An Introduction to Full-Bore Rifle Shooting for Prospective New Members

Darwin Rifle Club Introductory Sessions to Full Bore Shooting

The Darwin Rifle Club conducts a three-week introduction to full bore rifle shooting course twice a year, generally around April and August.

In the second half of 2020 we will trial a new format.

The introduction sessions will be conducted for three Sundays at the 300m range and three Saturdays the first Sat. at 300m the second Sat. 400m and the third at 500m. The Sunday sessions will commence at 10am each morning and the Saturdays will commence at a time determined by numbers attending.. At the completion if new shooters continue they will join the competition at the 600m range in the afternoon at 1pm. All rifles and equipment are provided by the club.

Targe rifle shooting is a precision outdoor activity which is challenging, competitive and recreational. Rifle shooting is a sport for both men and women.

equipment and safety demonstration for prospective members

By taking part in these lessons, it is presumed that you are interested in learning more about target rifle shooting as a sport.  The purpose is to broaden the awareness of full-bore rifle shooting through the provision of training in a relaxed, friendly environment for persons of variable capacities who have no knowledge or skills in the sport.

What is Full-Bore Rifle Shooting?

A variety of rifles and sighting systems may be used in competition.  The Standard Rifle is as defined in "Standard Shooting Rules".  It is a centre-fire rifle capable of safely firing one of the following cartridges: .308" Winchester; 7.62mm NATO; 5.56mm NATO; or, .223" Remington.  There are rigid restrictions on the weight of projectiles that may be used. 

Standard Rifle competitions require the use of iron peep sights or telescopic sights, although there are provisions for in-built lenses (in the iron sights) designed to correct an eyesight problem or to enlarge the sight picture using a system known as an "Eagle Eye".

Each shot is taken from a prone position (unless disabled or incapacitated), shooting off the elbows, using only a sling and adjustable shooting jacket for support and padded shooting mat for comfort.   Darwin Rifle Club members participating in this discipline are graded in A, B and C categories.

The F Class category is based on centre fire rifles up to 8mm in calibre and with an overall weight, including any sighting system, of no more than 8kg.  Telescopic sights are typically used.  These competitions also allow the use of any form of support, such as sandbags, bipods, and portable stands. Basically, anything goes provided it is safe.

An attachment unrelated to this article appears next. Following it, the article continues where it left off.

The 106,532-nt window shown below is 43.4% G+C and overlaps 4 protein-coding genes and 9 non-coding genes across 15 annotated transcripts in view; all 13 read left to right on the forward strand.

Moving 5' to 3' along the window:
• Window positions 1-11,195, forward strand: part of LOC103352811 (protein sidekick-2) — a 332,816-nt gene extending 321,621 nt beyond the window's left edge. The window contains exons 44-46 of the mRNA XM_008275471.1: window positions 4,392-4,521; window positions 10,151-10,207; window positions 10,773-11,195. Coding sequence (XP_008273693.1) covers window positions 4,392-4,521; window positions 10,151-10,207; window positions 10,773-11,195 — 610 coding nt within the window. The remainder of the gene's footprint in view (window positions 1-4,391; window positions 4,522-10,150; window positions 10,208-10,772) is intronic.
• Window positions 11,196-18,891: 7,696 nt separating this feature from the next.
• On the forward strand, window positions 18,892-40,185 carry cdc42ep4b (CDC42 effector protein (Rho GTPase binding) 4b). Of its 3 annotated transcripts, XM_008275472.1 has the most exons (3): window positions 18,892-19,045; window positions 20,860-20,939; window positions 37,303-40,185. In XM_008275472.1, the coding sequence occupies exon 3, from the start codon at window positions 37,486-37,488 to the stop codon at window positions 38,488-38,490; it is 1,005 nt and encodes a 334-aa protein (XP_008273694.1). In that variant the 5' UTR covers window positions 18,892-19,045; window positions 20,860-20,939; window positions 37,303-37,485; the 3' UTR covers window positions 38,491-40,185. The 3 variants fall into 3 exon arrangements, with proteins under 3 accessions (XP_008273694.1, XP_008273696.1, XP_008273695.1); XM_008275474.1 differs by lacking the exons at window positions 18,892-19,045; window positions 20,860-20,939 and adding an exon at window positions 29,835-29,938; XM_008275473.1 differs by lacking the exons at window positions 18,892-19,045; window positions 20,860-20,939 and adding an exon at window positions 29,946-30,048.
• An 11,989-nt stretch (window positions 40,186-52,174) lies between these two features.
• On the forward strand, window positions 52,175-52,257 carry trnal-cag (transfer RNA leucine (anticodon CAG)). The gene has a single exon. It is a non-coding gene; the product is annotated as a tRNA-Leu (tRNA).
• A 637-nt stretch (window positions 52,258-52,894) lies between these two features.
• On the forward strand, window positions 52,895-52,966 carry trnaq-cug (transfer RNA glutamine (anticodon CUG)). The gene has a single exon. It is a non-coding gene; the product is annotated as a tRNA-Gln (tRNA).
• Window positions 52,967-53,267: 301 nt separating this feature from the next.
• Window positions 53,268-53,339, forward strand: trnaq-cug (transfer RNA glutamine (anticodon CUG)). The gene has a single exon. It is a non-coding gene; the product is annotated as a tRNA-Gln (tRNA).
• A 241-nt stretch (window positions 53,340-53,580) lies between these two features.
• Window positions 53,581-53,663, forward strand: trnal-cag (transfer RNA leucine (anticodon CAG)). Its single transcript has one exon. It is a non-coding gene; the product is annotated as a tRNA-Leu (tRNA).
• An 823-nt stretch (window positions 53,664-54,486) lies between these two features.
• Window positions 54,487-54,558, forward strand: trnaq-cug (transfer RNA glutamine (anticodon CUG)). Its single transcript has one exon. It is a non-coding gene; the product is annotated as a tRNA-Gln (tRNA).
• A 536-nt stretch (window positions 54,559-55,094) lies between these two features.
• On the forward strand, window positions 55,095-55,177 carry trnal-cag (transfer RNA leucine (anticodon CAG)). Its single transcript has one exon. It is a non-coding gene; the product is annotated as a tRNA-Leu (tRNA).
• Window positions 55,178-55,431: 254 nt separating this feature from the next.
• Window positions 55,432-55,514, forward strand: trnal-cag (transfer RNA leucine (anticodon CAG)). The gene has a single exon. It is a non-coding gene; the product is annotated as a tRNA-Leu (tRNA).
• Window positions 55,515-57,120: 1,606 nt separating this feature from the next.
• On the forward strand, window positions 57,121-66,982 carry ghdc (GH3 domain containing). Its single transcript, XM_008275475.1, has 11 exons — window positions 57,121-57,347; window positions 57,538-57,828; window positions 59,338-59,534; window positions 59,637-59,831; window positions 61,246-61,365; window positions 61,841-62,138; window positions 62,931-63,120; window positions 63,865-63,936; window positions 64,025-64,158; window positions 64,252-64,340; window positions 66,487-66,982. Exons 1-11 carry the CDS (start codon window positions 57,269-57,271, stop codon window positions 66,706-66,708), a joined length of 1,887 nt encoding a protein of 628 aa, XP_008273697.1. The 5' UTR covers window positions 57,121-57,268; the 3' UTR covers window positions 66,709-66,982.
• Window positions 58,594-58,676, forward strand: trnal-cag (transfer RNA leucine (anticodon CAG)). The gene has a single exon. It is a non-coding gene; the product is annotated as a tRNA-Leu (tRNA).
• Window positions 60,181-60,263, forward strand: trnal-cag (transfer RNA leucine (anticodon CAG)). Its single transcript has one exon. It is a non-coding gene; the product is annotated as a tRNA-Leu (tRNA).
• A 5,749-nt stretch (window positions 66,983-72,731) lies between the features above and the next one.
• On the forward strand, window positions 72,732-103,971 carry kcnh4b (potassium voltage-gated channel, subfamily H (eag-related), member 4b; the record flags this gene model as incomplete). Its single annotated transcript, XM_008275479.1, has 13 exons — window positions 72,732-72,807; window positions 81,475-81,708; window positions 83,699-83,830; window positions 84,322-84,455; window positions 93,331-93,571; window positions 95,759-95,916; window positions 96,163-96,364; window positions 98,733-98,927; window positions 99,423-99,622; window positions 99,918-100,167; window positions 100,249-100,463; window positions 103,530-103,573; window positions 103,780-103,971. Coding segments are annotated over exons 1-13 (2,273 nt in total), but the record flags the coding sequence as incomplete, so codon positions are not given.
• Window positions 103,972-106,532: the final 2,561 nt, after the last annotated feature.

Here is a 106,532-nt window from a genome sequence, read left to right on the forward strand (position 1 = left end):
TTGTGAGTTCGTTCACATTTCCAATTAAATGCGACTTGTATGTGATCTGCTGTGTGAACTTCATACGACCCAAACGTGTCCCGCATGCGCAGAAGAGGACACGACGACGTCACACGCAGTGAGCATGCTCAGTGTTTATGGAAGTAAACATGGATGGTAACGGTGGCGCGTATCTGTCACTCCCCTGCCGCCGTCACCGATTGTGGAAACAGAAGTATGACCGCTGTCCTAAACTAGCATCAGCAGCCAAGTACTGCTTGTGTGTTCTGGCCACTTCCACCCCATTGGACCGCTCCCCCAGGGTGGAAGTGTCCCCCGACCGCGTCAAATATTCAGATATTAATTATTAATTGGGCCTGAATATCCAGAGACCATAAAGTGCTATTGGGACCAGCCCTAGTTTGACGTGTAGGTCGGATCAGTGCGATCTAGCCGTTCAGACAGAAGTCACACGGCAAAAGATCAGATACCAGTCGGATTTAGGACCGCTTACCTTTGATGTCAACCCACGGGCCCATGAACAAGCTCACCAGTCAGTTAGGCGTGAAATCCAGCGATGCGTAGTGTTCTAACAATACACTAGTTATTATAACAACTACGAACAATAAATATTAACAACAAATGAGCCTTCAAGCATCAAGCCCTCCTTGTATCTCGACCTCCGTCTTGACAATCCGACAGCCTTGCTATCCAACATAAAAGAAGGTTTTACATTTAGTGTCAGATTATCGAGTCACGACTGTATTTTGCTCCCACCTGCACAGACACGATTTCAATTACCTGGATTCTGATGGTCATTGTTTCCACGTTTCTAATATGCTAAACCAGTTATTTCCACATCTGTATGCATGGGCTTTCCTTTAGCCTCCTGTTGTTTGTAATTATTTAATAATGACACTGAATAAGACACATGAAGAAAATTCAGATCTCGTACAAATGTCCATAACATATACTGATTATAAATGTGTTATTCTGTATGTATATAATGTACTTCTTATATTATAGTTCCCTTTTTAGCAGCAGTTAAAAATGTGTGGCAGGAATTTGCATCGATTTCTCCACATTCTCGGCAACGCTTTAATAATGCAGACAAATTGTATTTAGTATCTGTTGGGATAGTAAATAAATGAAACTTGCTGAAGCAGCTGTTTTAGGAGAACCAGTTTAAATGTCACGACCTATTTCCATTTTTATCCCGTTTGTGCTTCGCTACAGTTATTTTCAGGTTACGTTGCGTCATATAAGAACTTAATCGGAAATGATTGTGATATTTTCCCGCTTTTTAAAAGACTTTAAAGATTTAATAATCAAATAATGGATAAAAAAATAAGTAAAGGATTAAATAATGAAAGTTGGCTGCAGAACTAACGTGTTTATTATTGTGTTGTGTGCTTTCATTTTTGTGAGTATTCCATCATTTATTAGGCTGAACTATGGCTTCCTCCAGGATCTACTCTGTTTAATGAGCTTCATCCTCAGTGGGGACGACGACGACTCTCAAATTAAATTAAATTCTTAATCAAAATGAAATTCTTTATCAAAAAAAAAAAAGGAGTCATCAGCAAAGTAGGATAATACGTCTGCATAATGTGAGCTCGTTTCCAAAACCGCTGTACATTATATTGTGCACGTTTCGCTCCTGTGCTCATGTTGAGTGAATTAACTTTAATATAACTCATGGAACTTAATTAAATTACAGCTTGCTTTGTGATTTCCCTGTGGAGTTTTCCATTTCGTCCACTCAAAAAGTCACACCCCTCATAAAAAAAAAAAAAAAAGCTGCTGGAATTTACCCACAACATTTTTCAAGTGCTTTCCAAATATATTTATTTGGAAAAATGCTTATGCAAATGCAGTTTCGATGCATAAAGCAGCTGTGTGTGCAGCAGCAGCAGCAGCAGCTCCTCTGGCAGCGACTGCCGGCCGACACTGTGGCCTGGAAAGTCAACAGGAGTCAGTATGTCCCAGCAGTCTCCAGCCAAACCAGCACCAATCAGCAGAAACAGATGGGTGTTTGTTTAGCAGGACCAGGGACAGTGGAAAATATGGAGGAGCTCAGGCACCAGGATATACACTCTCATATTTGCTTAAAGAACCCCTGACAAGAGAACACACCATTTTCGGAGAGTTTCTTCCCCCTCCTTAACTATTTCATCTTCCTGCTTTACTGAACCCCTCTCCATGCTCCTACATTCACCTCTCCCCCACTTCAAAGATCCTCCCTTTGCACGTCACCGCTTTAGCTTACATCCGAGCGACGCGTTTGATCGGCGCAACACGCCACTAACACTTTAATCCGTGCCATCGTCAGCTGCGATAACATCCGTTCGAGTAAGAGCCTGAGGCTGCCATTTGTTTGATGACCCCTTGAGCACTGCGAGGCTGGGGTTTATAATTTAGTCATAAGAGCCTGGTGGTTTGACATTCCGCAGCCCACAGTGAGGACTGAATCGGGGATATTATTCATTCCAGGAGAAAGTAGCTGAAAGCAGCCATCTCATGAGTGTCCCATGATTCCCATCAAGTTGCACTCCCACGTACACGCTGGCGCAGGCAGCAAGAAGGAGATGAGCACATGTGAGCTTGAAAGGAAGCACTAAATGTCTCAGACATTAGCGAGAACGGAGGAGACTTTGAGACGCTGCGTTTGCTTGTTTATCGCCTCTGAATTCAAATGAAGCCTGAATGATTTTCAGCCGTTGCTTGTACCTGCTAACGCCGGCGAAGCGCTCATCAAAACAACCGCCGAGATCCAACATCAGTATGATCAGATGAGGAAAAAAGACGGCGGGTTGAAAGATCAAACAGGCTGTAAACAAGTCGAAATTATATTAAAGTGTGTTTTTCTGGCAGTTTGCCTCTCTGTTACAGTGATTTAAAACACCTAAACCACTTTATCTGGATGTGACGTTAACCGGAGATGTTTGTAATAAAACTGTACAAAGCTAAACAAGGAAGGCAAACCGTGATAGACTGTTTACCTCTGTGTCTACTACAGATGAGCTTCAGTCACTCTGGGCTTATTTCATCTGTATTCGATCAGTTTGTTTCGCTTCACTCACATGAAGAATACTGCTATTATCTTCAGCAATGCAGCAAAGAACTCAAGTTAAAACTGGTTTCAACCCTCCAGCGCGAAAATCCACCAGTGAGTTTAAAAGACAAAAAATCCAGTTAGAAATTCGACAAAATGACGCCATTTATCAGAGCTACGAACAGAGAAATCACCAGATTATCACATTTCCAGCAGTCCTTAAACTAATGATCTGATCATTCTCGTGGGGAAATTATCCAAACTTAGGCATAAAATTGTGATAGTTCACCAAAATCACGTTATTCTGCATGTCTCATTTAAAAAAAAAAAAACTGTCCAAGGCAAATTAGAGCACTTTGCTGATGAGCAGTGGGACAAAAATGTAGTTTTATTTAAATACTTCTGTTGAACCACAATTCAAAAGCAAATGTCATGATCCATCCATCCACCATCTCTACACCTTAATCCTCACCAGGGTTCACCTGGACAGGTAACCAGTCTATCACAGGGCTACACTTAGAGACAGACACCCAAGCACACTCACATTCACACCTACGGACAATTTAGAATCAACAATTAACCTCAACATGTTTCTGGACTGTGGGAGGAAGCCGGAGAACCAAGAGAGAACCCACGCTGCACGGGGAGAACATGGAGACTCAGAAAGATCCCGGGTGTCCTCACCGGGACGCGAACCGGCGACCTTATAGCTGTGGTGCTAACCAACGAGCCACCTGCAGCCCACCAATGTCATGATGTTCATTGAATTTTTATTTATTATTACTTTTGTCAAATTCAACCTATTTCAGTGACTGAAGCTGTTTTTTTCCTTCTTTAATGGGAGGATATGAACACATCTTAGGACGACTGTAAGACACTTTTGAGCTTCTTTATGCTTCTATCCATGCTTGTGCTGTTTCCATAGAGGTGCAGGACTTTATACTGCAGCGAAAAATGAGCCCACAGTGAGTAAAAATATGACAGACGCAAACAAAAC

Australian Outback (Sierra) factory ammunition is available for Standard Rifle competition.  Many competitors choose to hand load their ammunition, principally to achieve cost savings. 

Standard Rifle  and F Class competitions are typically fired over distances ranging from 300 metres to 900 metres.  To score a central bullseye the shooter must judge the wind strength and direction, aim, and release the trigger without moving the rifle more than 0.254 mm (1/100th of an inch).

Is it Safe?

Contrary to popular belief, rifle shooting is one of the safest sports available; injuries are virtually unheard of.  Whilst a firearm used improperly can be a dangerous weapon, safety is a paramount consideration of the rifle range.  Participating in organised shooting is undoubtedly the best way to learn firearms safety.

Shooting is carried out under strict safety conditions and in accordance with a prescribed code called the "Standard Shooting Rules".  You will be instructed in the safe handling of firearms. 

taking a shot

What is the Challenge?

Most sports have a number of innate qualities that attract participants.  The desire to compete, mastery of a challenge, companionship.  Likewise with rifle shooting.  Full-Bore however offers a deeper level of involvement.  Those with a practical or mechanical bent may find an extra challenge in the maintenance and tuning of equipment, while the scientific mind may prefer experimentation and analysis of technique and psychology.  Indeed the self control and discipline required to become a marksmen differentiates Full-Bore from most other sports.  An adrenaline surge or an attach of self doubt at the wrong time can be costly!  Rifle shooting is also non-adversarial, you compete against yourself.  There is nothing you can do to influence the performance of another shooter.